Only 1,450,000 Kenyans had more than 100,000 shillings in their bank accounts at the end of 2018 down from 1,583,000 recorded in 2017 by the Central Bank of Kenya.
The drop in the number of Kenyans with more than 100,000 shillings in accounts is the largest in 13 years showing the reality of how Kenyans are challenges in cash flows, an indication of a struggling economy.
In just three months, more than 2,000 Kenyans have lost their jobs as companies struggle to cut on costs and keep their businesses going. Some like SportPesa and Betin which fired 100 percent of their employees have decided to exit the Kenyan market.
The drop in the numbers of Kenyans with more than 100,000 shillings in their bank accounts tells a story of shrinking savings as well as cash flows for both individuals and Small Medium Enterprises (SMEs).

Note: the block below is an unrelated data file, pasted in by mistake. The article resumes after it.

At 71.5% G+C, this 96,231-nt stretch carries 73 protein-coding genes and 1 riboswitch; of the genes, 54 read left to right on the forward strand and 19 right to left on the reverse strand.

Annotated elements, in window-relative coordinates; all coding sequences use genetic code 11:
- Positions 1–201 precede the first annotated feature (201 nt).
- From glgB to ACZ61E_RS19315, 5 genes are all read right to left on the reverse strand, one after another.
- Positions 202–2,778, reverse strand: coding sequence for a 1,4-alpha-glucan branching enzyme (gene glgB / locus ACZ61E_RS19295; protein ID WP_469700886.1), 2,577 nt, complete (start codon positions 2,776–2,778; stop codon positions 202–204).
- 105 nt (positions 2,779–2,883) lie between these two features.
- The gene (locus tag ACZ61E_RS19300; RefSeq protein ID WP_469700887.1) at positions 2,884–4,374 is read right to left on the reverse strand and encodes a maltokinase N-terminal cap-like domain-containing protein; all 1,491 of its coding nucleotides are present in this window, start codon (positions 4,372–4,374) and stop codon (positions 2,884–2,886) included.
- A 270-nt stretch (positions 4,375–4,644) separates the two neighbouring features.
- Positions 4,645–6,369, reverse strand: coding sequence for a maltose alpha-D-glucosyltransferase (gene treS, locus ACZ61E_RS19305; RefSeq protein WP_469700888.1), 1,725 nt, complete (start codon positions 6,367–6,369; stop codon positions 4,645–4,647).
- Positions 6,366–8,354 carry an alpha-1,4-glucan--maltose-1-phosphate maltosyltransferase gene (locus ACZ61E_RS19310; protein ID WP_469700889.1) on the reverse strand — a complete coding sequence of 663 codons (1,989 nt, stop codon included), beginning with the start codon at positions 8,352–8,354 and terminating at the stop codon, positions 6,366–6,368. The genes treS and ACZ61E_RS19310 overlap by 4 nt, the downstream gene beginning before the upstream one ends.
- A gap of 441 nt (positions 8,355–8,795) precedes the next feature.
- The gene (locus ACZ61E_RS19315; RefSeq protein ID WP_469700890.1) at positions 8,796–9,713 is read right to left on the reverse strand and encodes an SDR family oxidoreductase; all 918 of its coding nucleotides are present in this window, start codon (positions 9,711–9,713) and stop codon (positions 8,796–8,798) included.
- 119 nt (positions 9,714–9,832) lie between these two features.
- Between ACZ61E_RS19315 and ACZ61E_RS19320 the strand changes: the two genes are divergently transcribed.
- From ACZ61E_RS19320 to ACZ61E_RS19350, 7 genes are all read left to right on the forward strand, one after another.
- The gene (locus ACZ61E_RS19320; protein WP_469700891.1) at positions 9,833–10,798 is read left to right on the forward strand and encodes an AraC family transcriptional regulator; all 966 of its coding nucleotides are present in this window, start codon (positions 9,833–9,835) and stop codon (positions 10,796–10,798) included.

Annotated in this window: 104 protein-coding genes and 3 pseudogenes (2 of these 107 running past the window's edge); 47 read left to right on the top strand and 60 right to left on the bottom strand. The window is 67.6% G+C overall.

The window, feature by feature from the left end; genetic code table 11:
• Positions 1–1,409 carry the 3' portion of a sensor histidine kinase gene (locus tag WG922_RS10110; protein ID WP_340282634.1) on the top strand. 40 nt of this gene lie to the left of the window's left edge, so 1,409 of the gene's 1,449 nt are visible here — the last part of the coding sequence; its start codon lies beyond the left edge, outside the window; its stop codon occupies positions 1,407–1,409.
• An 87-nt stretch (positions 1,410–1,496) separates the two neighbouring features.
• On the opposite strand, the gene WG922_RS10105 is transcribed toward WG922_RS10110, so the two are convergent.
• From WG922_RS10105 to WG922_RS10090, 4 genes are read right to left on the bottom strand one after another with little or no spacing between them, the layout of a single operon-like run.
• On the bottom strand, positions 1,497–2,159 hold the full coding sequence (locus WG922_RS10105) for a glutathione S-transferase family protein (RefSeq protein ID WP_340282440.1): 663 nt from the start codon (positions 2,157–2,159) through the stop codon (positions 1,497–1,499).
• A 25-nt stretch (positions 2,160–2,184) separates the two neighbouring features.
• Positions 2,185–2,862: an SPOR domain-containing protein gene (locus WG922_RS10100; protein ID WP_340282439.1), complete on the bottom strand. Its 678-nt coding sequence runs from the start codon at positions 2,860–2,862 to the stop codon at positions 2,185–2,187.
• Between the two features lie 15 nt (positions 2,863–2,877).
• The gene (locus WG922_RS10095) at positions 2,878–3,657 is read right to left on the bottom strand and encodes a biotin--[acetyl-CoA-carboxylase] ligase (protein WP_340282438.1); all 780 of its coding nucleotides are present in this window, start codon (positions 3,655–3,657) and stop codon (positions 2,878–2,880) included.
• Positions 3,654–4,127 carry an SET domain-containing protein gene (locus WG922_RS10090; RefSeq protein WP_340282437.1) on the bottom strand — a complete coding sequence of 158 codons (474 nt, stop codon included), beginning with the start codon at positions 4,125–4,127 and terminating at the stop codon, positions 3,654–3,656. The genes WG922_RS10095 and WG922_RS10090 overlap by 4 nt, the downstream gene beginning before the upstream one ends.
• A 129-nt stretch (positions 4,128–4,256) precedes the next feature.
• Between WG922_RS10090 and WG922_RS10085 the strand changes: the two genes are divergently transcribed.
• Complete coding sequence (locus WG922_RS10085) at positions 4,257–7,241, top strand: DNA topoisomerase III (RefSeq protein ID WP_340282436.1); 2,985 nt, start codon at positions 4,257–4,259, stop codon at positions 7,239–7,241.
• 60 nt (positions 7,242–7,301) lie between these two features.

The number of bank accounts in Kenya in 2018 increased by 13.4 percent to 53.83 million but a large number of them have less than 100,000 shillings in them.
Kenya’s economy seems to be staggering though numbers show that the GDP is on the right trajectory. In 2018, the Kenya National Bureau of Statistics (KNBS) said that Kenya’s economy expanded by 5.8 percent.
Kenya’s middle class is receiving the heat from the struggling economy coupled with job cuts. Traditionally, it is said that the middle class is among the majority in Kenya who keep the economy going and who facilitate the flow of cash to the lower class.
Overall, 97 percent of bank accounts have less than 100,000 shillings in them with less than one percent of bank accounts holding more than 1 million shillings.
As things continue to become tough for millions of Kenyans, the SME sector which has been key in making sure that cash trickles down to the people is shrinking, with at least 1,000 closing don daily.